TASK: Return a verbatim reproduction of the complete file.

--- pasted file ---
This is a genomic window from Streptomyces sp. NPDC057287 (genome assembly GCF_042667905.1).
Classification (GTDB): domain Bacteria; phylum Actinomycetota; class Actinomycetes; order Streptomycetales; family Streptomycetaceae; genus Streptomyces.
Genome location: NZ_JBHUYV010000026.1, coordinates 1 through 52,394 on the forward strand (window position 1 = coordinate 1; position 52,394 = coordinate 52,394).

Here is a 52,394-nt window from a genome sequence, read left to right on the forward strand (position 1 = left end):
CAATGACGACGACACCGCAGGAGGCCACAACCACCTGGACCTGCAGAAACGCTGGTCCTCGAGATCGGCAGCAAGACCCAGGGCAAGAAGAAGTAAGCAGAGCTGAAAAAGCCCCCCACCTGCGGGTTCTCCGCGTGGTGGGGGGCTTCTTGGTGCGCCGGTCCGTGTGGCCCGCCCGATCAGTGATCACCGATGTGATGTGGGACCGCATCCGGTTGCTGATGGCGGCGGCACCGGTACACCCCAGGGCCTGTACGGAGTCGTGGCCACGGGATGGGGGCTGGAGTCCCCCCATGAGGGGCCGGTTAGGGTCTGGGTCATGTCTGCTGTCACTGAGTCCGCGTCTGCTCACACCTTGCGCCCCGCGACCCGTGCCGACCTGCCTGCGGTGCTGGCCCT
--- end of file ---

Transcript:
This is a genomic window from Streptomyces sp. NPDC057287 (genome assembly GCF_042667905.1).
Classification (GTDB): domain Bacteria; phylum Actinomycetota; class Actinomycetes; order Streptomycetales; family Streptomycetaceae; genus Streptomyces.
Genome location: NZ_JBHUYV010000026.1, coordinates 1 through 52,394 on the forward strand (window position 1 = coordinate 1; position 52,394 = coordinate 52,394).

Here is a 52,394-nt window from a genome sequence, read left to right on the forward strand (position 1 = left end):
CAATGACGACGACACCGCAGGAGGCCACAACCACCTGGACCTGCAGAAACGCTGGTCCTCGAGATCGGCAGCAAGACCCAGGGCAAGAAGAAGTAAGCAGAGCTGAAAAAGCCCCCCACCTGCGGGTTCTCCGCGTGGTGGGGGGCTTCTTGGTGCGCCGGTCCGTGTGGCCCGCCCGATCAGTGATCACCGATGTGATGTGGGACCGCATCCGGTTGCTGATGGCGGCGGCACCGGTACACCCCAGGGCCTGTACGGAGTCGTGGCCACGGGATGGGGGCTGGAGTCCCCCCATGAGGGGCCGGTTAGGGTCTGGGTCATGTCTGCTGTCACTGAGTCCGCGTCTGCTCACACCTTGCGCCCCGCGACCCGTGCCGACCTGCCTGCGGTGCTGGCCCT